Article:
In 1996 Steinberg introduced the first version of the audio plug-in standard VST (Virtual Studio Technology). Three years later VST2 allowed for using virtual instruments for the first time.
VST3, introduced in 2008, is the latest standard for effect plug-ins and virtual instruments. It marks an important milestone in virtual studio technology and incorporates countless updates, enhancements, changes and new features. Following is a brief overview of the major new features included with VST3 and a FAQ section.
Some current plug-ins are known to be heavy on CPU load. Managing large plug-in sets and multiple virtual instruments on typical project studio computer systems can often be difficult because of CPU performance limits. VST3 helps to improve overall performance by applying processing to plug-ins only when audio signals are present on their respective inputs. So instead of always processing input signals, even when there is only silence present, VST3 plug-ins can apply their processing economically and only when it is needed.
Multiple Dynamic I/Os
VST3 plug-ins are no longer limited to a fixed number of inputs and outputs. Their I/O configuration can dynamically adapt to the channel configuration they're inserted in. For example, the new VST3 plug-ins in Cubase 4 can work in stereo-mode when inserted into a stereo channel, but switch to 6 channels when inserted into a 5.1 channel. In any case, each audio channel is processed independently. Interaction between channels depends on the type and design of the plug-in. While it is still eligible to have dedicated surround plug-ins, basically any VST3 plug-in can be surround-capable with true multi-channel processing. In addition to their flexible audio bussing capabilities, VST3 plug-ins may also offer a dedicated event bus. Typically, this is a MIDI input for control/modulation but these busses are no longer restricted to MIDI standard only. Future plug-ins may replace the common MIDI interface with alternative control methods.
A typical issue with current virtual instruments is their audio output bussing system and how they are connected to the mixer after loading. Especially virtual samplers with multiple outputs often occupy more mixer channels than needed. The VST3 interface offers the possibility to deactivate unused busses after loading and even reactivate those when needed. This cleans up the mixer and further helps to reduce CPU load.
Plug-ins can be connected to the host environment in many different ways: Future VST3 Instruments can have audio inputs. As an example, a synthesizer that offers a built-in vocoder will be able to directly receive an audio signal to control the effect. A VST3 plug-in may have multiple MIDI inputs at the same time.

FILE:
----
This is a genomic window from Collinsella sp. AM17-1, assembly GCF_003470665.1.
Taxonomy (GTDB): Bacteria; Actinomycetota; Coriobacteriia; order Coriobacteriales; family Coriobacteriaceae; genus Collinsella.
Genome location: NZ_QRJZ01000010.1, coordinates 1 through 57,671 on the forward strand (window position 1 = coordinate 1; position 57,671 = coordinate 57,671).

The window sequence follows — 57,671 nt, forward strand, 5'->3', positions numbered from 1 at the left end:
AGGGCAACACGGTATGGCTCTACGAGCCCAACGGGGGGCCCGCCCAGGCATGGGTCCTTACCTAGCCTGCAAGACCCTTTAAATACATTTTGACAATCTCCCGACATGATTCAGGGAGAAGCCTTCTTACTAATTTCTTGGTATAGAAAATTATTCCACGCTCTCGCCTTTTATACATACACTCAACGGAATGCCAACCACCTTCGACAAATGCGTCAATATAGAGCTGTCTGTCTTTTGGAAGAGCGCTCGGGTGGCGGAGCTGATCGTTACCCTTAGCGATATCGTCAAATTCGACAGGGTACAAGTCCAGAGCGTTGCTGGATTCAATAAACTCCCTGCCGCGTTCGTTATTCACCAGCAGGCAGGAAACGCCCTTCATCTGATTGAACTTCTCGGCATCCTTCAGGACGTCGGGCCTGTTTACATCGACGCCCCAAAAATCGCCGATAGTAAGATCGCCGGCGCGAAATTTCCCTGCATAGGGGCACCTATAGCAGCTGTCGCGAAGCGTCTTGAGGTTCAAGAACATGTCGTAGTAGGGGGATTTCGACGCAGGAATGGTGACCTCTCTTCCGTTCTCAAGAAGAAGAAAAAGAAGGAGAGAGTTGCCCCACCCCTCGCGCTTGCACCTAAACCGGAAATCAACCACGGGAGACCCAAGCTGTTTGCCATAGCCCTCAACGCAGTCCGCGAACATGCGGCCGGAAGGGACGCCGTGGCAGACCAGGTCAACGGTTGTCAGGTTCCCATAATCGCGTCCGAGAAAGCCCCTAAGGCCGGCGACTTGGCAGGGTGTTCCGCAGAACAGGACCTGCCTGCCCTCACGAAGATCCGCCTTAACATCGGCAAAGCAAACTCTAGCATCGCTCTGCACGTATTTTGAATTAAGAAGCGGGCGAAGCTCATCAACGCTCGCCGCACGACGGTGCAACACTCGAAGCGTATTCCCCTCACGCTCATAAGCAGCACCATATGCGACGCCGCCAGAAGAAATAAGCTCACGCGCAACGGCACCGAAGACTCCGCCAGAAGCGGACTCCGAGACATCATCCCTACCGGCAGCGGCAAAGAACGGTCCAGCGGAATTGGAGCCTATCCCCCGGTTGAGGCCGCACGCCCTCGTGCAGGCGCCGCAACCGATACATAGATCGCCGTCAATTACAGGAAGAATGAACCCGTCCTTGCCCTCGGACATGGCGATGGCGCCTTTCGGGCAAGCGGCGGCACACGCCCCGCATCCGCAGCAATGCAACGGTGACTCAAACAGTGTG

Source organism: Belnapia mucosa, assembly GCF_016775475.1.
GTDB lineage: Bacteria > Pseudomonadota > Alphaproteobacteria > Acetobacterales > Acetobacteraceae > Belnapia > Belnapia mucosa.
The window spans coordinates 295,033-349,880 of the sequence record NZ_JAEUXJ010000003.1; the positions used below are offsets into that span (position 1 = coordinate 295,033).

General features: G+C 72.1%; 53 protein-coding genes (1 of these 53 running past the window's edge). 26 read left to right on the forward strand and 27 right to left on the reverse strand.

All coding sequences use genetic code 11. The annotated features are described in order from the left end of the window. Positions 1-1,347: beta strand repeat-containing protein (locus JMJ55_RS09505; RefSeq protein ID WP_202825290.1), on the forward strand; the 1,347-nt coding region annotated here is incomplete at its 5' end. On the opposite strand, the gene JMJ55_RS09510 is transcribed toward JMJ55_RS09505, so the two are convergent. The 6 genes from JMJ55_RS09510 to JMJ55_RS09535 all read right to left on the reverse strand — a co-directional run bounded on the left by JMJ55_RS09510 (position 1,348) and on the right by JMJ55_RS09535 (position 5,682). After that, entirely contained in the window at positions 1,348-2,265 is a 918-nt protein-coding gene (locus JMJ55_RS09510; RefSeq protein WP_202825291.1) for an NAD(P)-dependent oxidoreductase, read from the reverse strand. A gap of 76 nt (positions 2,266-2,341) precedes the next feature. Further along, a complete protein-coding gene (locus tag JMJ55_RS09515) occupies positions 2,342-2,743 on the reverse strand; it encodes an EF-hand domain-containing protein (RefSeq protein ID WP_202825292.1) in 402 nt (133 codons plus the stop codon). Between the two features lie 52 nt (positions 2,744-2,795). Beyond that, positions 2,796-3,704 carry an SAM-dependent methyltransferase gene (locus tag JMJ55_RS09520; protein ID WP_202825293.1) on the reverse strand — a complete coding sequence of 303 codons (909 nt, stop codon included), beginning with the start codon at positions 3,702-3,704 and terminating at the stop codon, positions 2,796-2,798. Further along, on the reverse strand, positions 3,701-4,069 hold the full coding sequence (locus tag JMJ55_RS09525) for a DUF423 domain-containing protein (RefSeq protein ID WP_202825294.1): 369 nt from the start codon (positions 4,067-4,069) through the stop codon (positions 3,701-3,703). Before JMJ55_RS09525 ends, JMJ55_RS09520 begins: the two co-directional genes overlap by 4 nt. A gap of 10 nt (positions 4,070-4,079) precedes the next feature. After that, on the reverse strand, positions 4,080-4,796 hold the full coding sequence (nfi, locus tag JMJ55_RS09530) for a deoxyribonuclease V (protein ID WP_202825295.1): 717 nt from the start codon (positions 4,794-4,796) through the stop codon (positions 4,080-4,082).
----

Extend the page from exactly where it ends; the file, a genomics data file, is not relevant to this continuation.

Note Expression (since VST 3.5)
With Note Expression, each individual note (event) in a polyphonic arrangement can contain extensive articulation information, which creates unparalleled flexibility and a much more natural feel of playing. Articulation messages are no longer bound only to channels, but can now be used for every single event.
All our sequencers since version 4 are installed with a complete new set of plug-ins, according to this new VST3 specification. You can still use VST2 plug-ins and instruments as well of course. Please note the FAQ below for additional information to this. For plug-ins, which have been created according to the very old VST1 specification, please note that correct functionality is not warranted anymore.
VST3 - Frequently Asked Questions
With VST (Virtual Studio Technology), Steinberg established the world's leading and most widely supported standard for plug-ins and virtual instruments. Here are just the key facts about VST3 as well as some answers to frequently asked questions:
What is VST3?
VST3 is the next major revision of Steinberg's Virtual Studio Technology and follows VST 2.4, which is the latest current version of VST. VST3 is a plug-in standard, not a product or host application. In order to run VST3 plug-ins or instruments, the host application must also support VST3.
Can I still use my existing plug-ins and instruments?
Yes. Existing VST 2.4 plug-ins and instruments are fully compatible with our current host sequencers. Any plug-in or instrument older than VST 2.4 must be tested and potentially updated.
Can I load projects from my previous Cubase version?
Yes. Projects created in Cubase SX or later can be opened in Cubase and Nuendo 4 or later and included plug-ins should work as expected if they were designed and tested for VST 2.4.
Can my old plug-ins and instruments also use the benefits of VST3?
Yes, they can. Although they do not offer the exclusive features of VST3 such as sample-accurate automation, improved performance or dynamic I/Os. VST2 plug-ins may benefit from VST3s new preset handling. FXB or FXP presets can be converted into VST3 preset format.
Is VST still an open and free standard?
Yes. VST is still an open and free standard.
Where are VST3 plug-ins installed?
In contrast to VST2 plug-ins, all VST3 plug-ins share the same installation folder. So it's easy for both host sequencers and users to find the VST3 plug-ins. These are the installation paths defined in the VST3 specifications:
- Windows 64 Bit: C:\Program Files\Common Files\VST3
- Windows 32 Bit: C:\Program Files (x86)\Common Files\VST3
- Mac OS X: Library/Audio/Plug-ins/VST3